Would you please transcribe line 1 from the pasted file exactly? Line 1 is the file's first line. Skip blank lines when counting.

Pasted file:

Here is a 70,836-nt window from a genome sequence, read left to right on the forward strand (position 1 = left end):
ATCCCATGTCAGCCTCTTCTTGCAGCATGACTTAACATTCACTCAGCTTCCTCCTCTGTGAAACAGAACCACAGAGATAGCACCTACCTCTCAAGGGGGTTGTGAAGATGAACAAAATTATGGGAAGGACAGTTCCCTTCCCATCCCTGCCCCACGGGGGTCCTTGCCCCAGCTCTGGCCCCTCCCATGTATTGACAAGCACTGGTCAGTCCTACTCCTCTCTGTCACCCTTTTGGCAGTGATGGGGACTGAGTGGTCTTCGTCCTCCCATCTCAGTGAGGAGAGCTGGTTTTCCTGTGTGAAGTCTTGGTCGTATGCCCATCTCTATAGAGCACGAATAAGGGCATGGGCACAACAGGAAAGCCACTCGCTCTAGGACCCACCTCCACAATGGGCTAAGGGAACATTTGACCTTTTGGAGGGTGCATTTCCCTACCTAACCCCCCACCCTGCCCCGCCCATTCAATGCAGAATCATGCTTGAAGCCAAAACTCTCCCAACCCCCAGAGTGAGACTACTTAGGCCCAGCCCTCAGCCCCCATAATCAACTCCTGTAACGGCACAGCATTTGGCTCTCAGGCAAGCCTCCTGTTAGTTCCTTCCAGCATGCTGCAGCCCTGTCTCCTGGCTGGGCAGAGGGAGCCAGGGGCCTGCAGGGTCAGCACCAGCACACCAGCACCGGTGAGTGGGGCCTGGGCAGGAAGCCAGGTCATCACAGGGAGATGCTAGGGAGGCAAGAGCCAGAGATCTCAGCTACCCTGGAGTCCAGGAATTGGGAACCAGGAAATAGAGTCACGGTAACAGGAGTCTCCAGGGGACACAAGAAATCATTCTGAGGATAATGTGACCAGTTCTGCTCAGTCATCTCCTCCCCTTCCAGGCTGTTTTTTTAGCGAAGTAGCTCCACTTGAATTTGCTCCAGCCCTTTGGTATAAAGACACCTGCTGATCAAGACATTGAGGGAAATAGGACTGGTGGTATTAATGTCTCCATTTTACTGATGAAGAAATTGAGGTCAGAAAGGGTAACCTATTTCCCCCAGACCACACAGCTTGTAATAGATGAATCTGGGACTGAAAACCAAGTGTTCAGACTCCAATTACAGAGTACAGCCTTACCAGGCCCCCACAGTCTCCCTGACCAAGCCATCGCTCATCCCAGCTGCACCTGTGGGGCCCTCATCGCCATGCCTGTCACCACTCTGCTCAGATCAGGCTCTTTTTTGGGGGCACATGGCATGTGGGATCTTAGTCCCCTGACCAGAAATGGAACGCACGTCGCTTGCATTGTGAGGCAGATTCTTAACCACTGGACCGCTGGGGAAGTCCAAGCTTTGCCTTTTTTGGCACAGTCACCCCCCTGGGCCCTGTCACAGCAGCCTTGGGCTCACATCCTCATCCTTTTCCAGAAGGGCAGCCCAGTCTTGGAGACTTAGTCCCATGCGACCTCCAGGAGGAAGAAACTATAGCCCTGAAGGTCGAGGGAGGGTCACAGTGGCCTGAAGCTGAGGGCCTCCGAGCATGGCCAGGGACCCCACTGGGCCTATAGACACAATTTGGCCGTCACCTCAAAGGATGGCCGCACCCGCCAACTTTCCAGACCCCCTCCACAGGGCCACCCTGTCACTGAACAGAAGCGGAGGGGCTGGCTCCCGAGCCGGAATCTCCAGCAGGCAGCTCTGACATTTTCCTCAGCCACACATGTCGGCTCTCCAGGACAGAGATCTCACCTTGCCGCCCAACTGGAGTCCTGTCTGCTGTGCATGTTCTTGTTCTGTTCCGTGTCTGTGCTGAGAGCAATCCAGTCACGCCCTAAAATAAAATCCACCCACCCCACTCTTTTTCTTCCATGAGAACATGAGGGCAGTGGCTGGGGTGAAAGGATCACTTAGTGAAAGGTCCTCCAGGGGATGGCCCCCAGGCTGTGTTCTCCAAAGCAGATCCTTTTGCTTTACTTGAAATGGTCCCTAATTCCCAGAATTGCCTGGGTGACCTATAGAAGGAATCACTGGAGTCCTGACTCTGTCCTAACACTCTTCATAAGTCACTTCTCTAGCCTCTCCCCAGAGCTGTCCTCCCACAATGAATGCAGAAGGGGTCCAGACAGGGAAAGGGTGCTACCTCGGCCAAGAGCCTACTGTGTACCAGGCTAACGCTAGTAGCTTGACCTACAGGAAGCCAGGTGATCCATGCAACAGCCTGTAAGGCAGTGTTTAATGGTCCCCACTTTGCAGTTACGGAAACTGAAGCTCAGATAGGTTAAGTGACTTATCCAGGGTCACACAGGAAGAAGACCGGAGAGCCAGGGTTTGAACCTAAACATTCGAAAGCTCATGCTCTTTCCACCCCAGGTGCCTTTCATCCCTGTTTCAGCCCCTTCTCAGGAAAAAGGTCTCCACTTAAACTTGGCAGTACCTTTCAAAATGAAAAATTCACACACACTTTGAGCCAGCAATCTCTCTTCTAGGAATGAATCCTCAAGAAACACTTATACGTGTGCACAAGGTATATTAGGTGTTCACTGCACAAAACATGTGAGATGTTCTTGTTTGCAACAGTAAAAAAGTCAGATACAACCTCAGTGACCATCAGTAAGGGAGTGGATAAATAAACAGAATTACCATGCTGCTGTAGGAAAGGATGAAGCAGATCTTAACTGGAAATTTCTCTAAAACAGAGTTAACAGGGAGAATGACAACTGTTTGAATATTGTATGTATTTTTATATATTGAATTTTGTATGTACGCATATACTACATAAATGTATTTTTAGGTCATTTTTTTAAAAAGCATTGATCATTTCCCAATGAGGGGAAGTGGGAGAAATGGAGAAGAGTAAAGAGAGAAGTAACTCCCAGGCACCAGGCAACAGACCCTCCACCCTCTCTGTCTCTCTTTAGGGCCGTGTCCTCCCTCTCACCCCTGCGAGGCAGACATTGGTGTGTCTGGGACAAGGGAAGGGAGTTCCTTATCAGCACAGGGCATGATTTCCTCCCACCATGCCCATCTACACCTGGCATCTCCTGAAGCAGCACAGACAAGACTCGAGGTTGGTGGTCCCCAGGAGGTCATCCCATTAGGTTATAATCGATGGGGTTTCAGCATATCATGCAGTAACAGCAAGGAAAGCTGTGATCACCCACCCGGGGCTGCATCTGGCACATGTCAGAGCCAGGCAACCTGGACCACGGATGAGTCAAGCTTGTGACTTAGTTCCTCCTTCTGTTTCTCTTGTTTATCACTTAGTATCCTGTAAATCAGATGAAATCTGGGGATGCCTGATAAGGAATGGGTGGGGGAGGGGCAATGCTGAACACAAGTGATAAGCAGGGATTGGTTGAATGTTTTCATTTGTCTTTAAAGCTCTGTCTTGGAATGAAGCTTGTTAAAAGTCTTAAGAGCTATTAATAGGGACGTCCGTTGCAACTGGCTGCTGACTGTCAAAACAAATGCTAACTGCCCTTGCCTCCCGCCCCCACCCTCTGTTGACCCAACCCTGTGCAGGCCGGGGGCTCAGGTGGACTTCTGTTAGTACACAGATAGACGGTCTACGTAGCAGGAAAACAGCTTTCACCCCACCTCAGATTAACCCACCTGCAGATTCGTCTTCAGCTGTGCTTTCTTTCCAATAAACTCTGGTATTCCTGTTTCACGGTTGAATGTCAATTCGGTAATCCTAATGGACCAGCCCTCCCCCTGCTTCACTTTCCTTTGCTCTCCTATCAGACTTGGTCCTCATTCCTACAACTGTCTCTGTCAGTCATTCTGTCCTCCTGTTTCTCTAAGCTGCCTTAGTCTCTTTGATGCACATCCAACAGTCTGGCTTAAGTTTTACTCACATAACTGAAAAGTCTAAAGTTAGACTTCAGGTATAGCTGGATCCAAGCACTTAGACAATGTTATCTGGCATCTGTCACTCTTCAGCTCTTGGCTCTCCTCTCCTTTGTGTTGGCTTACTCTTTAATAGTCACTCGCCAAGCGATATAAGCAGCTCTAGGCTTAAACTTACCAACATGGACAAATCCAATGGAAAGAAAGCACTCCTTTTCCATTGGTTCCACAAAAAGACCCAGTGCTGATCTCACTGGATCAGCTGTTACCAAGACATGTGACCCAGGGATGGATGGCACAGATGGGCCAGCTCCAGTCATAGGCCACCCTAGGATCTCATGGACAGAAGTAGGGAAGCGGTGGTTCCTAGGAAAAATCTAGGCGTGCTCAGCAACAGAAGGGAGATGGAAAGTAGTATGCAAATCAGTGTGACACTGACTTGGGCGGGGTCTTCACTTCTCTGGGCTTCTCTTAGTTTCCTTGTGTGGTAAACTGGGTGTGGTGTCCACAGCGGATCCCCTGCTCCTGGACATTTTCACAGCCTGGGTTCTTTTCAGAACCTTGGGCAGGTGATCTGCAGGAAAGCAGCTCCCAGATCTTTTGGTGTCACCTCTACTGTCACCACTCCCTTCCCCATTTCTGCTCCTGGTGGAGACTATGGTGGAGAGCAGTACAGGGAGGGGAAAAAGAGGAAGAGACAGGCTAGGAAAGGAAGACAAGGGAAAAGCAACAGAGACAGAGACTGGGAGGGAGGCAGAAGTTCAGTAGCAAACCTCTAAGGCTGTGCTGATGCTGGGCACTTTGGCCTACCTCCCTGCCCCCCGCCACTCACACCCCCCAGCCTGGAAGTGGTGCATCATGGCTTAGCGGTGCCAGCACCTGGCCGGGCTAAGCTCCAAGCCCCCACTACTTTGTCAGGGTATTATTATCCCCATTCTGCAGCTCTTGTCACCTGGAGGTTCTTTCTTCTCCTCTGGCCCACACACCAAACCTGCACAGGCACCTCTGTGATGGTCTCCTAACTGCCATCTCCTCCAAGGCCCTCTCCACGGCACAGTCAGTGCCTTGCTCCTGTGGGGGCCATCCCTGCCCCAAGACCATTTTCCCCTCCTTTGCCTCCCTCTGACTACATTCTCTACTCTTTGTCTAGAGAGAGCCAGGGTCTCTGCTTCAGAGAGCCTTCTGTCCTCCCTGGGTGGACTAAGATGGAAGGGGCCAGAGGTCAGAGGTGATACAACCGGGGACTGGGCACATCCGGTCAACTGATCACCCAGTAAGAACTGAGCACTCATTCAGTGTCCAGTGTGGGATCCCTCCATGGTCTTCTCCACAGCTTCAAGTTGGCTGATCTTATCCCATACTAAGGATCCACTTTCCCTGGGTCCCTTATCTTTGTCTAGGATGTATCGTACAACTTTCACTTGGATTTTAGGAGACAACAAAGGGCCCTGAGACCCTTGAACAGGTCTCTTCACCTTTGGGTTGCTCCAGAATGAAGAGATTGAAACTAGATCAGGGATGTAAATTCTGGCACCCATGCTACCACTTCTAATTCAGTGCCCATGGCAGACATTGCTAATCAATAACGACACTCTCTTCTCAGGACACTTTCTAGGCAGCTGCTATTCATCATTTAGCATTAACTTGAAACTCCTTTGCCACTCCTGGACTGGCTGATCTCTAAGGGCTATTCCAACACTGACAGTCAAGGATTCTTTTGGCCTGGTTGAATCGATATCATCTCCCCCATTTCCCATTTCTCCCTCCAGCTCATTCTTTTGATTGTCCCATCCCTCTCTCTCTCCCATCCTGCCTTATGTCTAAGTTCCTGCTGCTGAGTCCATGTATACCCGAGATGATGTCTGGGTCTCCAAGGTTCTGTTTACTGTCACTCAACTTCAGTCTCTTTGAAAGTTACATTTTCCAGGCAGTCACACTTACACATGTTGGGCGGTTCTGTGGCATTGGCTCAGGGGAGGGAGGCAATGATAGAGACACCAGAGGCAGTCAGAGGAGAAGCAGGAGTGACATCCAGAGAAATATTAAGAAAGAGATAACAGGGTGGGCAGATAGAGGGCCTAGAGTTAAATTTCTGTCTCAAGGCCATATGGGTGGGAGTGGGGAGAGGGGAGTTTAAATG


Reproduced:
Here is a 70,836-nt window from a genome sequence, read left to right on the forward strand (position 1 = left end):